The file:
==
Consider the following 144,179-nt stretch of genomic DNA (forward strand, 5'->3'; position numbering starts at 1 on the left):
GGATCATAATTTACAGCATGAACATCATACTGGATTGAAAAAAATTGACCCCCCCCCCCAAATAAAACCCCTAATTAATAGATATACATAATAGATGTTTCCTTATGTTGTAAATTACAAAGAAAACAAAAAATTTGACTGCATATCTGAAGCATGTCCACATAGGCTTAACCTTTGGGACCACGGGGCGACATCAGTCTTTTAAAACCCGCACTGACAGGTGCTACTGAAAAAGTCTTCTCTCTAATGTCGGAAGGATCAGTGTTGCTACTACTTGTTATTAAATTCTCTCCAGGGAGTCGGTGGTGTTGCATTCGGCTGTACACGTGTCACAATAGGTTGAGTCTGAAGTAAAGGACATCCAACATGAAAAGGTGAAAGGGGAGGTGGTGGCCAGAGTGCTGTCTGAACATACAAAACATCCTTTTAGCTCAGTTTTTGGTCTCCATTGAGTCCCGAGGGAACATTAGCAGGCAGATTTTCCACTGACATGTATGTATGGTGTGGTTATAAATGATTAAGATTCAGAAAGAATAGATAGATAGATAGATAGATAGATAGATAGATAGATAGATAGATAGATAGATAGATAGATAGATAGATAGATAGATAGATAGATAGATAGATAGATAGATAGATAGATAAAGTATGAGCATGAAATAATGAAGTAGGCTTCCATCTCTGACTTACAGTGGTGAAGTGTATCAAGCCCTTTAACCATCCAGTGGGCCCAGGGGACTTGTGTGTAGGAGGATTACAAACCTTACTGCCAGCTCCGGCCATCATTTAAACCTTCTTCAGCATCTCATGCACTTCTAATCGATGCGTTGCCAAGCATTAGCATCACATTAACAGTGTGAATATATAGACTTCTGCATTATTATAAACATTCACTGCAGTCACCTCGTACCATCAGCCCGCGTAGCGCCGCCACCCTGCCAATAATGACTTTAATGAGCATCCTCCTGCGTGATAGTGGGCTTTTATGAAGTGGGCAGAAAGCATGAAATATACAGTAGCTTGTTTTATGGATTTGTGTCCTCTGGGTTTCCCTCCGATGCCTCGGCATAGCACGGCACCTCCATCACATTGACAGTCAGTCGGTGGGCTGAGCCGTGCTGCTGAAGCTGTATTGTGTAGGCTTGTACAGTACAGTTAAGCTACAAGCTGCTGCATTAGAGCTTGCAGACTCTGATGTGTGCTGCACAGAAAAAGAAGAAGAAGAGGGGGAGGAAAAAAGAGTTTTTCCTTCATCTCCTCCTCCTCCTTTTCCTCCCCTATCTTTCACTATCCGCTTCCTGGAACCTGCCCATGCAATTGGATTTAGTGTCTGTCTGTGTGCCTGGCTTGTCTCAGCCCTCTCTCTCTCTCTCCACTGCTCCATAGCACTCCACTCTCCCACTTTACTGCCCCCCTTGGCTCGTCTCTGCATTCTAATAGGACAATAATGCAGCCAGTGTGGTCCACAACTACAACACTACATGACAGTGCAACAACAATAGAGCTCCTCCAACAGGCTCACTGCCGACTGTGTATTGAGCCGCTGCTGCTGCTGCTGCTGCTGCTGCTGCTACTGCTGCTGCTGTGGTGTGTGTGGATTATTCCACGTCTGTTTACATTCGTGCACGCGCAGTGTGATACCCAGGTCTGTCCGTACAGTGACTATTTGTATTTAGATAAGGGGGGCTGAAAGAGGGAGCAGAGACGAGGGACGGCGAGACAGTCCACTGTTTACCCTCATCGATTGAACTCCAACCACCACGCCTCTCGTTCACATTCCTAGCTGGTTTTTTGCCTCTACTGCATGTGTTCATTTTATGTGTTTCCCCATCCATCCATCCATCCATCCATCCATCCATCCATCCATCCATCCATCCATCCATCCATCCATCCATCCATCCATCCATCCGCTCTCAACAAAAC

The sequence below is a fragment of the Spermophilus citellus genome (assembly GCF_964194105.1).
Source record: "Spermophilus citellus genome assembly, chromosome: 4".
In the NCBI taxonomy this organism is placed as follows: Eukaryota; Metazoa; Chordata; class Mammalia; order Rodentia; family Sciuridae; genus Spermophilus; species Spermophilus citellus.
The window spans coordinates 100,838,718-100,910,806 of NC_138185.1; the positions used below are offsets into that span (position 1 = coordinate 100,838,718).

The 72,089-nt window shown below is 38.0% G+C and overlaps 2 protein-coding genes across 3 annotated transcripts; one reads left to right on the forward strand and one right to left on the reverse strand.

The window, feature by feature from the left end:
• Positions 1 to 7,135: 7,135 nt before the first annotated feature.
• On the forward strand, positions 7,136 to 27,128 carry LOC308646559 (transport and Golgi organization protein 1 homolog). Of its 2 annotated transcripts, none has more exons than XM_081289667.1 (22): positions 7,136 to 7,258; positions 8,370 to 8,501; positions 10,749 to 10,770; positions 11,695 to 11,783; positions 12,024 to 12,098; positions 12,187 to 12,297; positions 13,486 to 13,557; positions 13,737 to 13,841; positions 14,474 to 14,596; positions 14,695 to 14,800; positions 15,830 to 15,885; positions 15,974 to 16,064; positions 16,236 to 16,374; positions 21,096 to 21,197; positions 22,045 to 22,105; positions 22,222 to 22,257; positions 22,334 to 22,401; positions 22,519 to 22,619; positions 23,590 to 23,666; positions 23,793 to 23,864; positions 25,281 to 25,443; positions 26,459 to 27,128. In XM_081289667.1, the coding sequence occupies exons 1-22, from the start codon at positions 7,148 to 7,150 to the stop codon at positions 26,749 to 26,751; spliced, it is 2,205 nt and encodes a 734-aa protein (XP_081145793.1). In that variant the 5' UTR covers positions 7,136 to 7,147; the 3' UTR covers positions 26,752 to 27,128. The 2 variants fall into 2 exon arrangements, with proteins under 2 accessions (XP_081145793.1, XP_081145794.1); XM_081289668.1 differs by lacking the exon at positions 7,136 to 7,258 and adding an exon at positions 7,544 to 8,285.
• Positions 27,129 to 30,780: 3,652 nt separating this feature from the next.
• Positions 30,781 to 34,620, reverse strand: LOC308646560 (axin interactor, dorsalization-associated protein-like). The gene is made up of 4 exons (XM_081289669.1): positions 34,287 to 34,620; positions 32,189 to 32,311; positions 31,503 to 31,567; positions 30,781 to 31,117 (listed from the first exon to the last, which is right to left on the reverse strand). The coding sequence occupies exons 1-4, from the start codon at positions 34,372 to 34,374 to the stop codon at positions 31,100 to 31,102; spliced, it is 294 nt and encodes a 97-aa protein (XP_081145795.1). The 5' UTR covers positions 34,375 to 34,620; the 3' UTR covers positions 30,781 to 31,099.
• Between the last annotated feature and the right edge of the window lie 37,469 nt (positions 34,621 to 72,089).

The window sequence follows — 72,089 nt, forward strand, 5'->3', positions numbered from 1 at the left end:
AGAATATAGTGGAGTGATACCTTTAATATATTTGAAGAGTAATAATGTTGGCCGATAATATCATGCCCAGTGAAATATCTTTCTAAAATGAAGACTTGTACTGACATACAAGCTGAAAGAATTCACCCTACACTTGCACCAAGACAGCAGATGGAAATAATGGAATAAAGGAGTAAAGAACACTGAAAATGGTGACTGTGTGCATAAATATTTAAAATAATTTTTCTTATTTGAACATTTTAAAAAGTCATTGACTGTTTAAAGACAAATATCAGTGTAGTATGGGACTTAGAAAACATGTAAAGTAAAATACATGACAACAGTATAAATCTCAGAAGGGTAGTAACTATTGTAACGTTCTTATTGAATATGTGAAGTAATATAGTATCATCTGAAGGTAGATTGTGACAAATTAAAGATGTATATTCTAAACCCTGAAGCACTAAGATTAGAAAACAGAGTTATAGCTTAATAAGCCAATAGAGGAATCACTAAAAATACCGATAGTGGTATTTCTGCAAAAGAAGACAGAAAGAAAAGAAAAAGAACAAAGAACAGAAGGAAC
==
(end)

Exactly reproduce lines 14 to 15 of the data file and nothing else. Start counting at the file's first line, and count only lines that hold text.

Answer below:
The window sequence follows — 72,089 nt, forward strand, 5'->3', positions numbered from 1 at the left end:
AGAATATAGTGGAGTGATACCTTTAATATATTTGAAGAGTAATAATGTTGGCCGATAATATCATGCCCAGTGAAATATCTTTCTAAAATGAAGACTTGTACTGACATACAAGCTGAAAGAATTCACCCTACACTTGCACCAAGACAGCAGATGGAAATAATGGAATAAAGGAGTAAAGAACACTGAAAATGGTGACTGTGTGCATAAATATTTAAAATAATTTTTCTTATTTGAACATTTTAAAAAGTCATTGACTGTTTAAAGACAAATATCAGTGTAGTATGGGACTTAGAAAACATGTAAAGTAAAATACATGACAACAGTATAAATCTCAGAAGGGTAGTAACTATTGTAACGTTCTTATTGAATATGTGAAGTAATATAGTATCATCTGAAGGTAGATTGTGACAAATTAAAGATGTATATTCTAAACCCTGAAGCACTAAGATTAGAAAACAGAGTTATAGCTTAATAAGCCAATAGAGGAATCACTAAAAATACCGATAGTGGTATTTCTGCAAAAGAAGACAGAAAGAAAAGAAAAAGAACAAAGAACAGAAGGAAC